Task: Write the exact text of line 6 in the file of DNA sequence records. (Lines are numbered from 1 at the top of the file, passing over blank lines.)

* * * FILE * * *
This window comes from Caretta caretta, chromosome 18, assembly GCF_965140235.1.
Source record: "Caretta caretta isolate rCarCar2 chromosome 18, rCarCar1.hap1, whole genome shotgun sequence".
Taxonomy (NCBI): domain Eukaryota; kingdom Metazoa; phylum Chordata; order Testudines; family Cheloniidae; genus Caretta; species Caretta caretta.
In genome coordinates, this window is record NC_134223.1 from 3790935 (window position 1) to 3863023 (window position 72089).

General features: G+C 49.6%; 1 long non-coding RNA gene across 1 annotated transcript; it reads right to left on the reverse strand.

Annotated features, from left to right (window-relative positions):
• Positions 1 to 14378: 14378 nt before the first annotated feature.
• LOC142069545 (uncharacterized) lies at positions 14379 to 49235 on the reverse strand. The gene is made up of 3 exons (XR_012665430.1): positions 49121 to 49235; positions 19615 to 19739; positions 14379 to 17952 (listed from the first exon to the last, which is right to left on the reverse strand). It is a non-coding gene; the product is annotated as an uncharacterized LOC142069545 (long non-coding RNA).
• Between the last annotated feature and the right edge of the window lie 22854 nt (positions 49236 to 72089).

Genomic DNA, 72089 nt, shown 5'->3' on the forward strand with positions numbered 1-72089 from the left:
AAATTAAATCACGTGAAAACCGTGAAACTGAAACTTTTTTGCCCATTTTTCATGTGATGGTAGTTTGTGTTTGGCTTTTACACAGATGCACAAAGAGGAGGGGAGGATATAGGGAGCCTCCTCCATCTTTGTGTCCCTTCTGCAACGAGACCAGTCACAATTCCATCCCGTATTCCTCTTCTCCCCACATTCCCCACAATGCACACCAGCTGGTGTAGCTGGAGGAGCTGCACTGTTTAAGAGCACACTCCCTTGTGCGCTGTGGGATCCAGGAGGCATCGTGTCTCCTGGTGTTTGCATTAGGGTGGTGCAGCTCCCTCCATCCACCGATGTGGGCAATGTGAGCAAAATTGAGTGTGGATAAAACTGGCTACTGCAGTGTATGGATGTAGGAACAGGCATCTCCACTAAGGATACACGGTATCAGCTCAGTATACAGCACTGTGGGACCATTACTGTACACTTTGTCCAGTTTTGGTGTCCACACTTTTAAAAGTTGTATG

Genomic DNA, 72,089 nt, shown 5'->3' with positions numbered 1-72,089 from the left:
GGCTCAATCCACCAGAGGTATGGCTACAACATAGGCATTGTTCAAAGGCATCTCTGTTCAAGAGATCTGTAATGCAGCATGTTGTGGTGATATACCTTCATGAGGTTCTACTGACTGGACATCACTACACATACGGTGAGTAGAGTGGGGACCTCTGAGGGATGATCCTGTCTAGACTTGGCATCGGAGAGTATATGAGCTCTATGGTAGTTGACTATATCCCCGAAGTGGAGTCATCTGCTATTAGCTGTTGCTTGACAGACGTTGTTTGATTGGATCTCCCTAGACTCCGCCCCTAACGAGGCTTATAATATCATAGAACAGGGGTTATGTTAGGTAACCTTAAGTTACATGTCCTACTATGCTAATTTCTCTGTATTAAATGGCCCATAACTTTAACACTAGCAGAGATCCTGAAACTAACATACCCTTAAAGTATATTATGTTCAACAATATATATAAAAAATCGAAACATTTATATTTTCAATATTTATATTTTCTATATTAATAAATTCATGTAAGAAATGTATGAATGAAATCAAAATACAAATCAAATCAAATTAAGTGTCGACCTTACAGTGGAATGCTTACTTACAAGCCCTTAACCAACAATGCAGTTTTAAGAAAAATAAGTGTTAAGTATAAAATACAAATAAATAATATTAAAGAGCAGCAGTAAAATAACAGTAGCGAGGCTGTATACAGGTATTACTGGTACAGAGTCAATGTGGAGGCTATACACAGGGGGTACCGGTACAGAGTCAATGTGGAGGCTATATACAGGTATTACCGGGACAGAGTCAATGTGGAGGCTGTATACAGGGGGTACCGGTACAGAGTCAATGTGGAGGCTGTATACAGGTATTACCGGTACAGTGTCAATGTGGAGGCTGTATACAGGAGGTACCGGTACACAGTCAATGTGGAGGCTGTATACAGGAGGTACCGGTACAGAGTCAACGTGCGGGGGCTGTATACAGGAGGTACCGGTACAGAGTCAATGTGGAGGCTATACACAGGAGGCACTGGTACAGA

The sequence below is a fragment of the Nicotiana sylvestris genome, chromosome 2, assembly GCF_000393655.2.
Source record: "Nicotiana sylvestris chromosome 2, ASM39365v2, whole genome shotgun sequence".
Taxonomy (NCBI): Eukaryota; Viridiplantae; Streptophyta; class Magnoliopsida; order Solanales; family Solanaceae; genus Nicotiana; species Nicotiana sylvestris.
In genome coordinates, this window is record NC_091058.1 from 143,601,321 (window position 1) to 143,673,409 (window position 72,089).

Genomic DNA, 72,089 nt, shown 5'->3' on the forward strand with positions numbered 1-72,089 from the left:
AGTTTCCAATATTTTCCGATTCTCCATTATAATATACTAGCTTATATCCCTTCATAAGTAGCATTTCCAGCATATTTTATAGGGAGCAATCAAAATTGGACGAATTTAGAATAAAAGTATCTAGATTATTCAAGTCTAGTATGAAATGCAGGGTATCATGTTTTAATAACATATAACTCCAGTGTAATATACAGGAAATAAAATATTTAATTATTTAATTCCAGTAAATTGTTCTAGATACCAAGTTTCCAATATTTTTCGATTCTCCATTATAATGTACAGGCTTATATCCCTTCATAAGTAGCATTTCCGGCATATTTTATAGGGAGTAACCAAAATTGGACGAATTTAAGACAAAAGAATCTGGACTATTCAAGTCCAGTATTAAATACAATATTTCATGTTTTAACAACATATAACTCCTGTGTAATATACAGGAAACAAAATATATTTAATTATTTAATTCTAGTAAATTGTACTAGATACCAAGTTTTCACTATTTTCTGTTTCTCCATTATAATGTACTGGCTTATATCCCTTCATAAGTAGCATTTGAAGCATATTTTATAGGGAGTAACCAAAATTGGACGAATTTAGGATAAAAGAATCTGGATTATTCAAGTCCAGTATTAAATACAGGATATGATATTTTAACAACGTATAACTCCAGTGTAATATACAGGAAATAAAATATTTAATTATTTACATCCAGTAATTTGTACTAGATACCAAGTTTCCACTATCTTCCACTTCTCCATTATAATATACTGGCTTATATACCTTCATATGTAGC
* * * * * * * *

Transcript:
Annotated features, from left to right (window-relative positions):